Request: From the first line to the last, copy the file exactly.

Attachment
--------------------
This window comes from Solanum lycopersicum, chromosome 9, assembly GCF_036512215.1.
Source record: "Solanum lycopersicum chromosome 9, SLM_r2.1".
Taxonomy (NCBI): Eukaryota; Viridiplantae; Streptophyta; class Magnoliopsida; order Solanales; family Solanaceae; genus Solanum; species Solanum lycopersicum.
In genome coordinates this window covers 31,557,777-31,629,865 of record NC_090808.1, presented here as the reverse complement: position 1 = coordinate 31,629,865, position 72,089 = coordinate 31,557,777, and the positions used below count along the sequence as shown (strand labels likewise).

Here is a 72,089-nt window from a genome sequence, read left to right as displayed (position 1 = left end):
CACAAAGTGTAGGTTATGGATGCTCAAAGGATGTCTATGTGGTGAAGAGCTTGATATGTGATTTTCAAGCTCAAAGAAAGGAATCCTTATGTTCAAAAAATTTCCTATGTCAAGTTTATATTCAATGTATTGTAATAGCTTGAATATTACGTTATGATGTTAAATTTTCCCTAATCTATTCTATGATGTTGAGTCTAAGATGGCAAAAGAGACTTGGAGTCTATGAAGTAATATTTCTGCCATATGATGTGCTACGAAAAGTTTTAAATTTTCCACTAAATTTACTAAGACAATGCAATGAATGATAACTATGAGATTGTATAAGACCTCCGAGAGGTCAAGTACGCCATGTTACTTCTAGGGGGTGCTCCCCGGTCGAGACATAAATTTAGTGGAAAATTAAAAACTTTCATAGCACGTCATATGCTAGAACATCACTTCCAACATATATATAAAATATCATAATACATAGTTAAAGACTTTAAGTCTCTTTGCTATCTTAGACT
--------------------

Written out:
This window comes from Solanum lycopersicum, chromosome 9, assembly GCF_036512215.1.
Source record: "Solanum lycopersicum chromosome 9, SLM_r2.1".
Taxonomy (NCBI): Eukaryota; Viridiplantae; Streptophyta; class Magnoliopsida; order Solanales; family Solanaceae; genus Solanum; species Solanum lycopersicum.
In genome coordinates this window covers 31,557,777-31,629,865 of record NC_090808.1, presented here as the reverse complement: position 1 = coordinate 31,629,865, position 72,089 = coordinate 31,557,777, and the positions used below count along the sequence as shown (strand labels likewise).

Here is a 72,089-nt window from a genome sequence, read left to right as displayed (position 1 = left end):
CACAAAGTGTAGGTTATGGATGCTCAAAGGATGTCTATGTGGTGAAGAGCTTGATATGTGATTTTCAAGCTCAAAGAAAGGAATCCTTATGTTCAAAAAATTTCCTATGTCAAGTTTATATTCAATGTATTGTAATAGCTTGAATATTACGTTATGATGTTAAATTTTCCCTAATCTATTCTATGATGTTGAGTCTAAGATGGCAAAAGAGACTTGGAGTCTATGAAGTAATATTTCTGCCATATGATGTGCTACGAAAAGTTTTAAATTTTCCACTAAATTTACTAAGACAATGCAATGAATGATAACTATGAGATTGTATAAGACCTCCGAGAGGTCAAGTACGCCATGTTACTTCTAGGGGGTGCTCCCCGGTCGAGACATAAATTTAGTGGAAAATTAAAAACTTTCATAGCACGTCATATGCTAGAACATCACTTCCAACATATATATAAAATATCATAATACATAGTTAAAGACTTTAAGTCTCTTTGCTATCTTAGACT